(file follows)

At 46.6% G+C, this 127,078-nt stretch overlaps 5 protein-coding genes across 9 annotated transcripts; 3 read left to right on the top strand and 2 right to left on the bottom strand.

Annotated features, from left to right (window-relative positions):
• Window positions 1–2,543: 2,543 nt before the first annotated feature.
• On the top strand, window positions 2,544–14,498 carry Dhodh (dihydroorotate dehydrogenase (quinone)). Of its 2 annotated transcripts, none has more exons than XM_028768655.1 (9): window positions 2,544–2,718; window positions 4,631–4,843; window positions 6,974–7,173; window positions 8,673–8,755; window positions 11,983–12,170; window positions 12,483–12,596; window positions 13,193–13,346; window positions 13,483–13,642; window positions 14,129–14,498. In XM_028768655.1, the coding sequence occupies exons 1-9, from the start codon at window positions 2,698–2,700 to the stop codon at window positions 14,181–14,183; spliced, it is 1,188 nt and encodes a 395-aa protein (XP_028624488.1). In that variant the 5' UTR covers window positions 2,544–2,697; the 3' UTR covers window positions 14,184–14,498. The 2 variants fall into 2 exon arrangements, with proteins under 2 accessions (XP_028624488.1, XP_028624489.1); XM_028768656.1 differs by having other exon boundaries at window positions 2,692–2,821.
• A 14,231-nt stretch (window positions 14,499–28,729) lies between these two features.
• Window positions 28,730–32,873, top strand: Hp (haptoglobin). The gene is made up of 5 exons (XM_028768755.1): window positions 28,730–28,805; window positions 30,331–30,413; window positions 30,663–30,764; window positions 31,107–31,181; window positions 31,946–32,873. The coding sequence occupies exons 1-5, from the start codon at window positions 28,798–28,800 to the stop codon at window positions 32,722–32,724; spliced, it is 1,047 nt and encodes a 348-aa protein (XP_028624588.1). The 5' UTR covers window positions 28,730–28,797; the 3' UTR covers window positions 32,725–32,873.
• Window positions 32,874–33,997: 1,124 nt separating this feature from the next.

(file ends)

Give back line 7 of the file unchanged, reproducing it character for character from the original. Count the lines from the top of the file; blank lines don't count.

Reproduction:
• Window positions 32,874–33,997: 1,124 nt separating this feature from the next.